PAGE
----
It’s All In How You Look At It….

 

In the beginning—waaaaaay back when my husband and I were young—the Air Force in its infinite wisdom sent us to Japan for four years. We lived at Tachikawa, a village near Tokyo where a rather large American AF base was located.

For a young bride from North Dakota who’s previous foreign travel had consisted of driving the 150 miles to Winnipeg for her honeymoon, going half way around the world to the exotic and mysterious East was the thing of dreams.

Dreams, however, as I was soon to find out, are not always what they are cracked up to be.  Our little “paddy house” —so named because of our housing area’s proximity to rice paddies—was modest by any standard. A ball dropped on the floor at the front door would roll without hesitation to the back wall of the living room since apparently no level was used when the house was built. The windows were covered by plastic that, among other things, impeded the view and kept out the cool summer breezes. Oh, and the walls were paper thin…literally.

But, we were in heaven. It was a joy to experience each cultural difference (well, almost each cultural difference…we won’t talk about the fertilizer) and every day brought new surprises.

Since my husband was in a squadron that was frequently gone, I grew independent and confident. I took care of the household and got a job at the University of Maryland—Japan branch, of course. I could drive on the left side of the road, ride out earth quakes, prepare my home for typhoons and eat raw fish with the best. Things North Dakota never prepared me for. My husband got to know the Far East very well, and I got to form a relationship with Japan.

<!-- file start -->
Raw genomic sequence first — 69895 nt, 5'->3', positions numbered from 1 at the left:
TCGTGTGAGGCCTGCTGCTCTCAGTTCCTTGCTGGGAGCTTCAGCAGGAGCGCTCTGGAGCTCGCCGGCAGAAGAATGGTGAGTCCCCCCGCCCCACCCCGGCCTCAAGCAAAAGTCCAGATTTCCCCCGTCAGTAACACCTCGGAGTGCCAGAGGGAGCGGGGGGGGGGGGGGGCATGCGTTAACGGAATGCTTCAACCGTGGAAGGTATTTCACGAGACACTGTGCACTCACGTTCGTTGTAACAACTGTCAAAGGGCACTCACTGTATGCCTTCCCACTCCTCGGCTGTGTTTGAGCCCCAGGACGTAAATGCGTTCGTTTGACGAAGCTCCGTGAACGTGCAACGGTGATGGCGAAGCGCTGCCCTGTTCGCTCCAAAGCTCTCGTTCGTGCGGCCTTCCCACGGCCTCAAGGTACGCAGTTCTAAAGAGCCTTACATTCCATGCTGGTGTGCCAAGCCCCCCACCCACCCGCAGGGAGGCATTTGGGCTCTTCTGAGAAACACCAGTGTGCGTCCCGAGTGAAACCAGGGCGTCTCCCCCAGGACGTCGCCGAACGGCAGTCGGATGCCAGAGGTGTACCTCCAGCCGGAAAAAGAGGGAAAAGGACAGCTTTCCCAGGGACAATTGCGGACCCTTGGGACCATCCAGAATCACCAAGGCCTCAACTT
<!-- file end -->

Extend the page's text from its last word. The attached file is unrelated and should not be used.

However, as is often the case with relationships, the going was not always smooth. Case in point was our decision to have the outside of our house painted.

Because it was U.S. Government controlled, our house had to meet certain specifications when we “improved” it. Only a limited number of colors were available, only certain companies (government approved) could be used, and certain standards had to be met.

The Japanese company we chose was easy to work with. We picked a light beige with brown trim and eagerly awaited the arrival of the painting crew. (Which we figured would number in the teens since the Japanese at that time used an enormous amount of labor to do a job).

 Hubby Don, of course, was out of the country on the appointed day, but I happily greeted the enormous painting crew and showed them around the outside of the house with instructions for what we expected to be done. They bowed and smiled and assured me everything was under control as I jumped into my Chevy and headed off to work.

Eight-plus hours later I got home and as I drove down the street toward my house, I was thrilled to see the beige and brown color scheme had worked so well. The house looked terrific. I parked the car and slowly strolled from front to back savoring the really great job the painters had done. It was ever better than I had hoped for.

Until I got to the fourth wall.

It was green.

Not beige. Green.

It was too late to call the painters that day, so bright and early, and as calmly as I could, I called the company that we had hired.

“What have you done to my house?”

“What do you mean?” a confused Japanese gentleman answered.

“What have you done to my house…three walls are beige and ONE IS GREEN.”

“Yes,” he concurred. “We ran out of beige paint and all we had on the truck was green.”

My heart was pounding.

“But…but I wanted ALL THE WALLS THE SAME COLOR.”

“Ah, so. But why, missy? You only look at one wall at a time.”

So, how do you argue with THAT logic? 

Well, I howled. “I WANT ALL MY WALLS TO MATCH.”

And, eventually they did. But not right away. It took a lot of work and a neighbor who spoke flawless Japanese before we got things straightened out.

The experience was a lesson is international living. Cultures are different and people see the world through different lenses. Three beige walls and one green one might not be the biggest problem in this world, but patience and a Japanese interpreter can make things much better. And the last thing it taught me was that living in Japan was the gift that will keep on giving for the rest of my life. It was never dull, and I never get tired of marveling at the unique and precious times we had there.

Bev.

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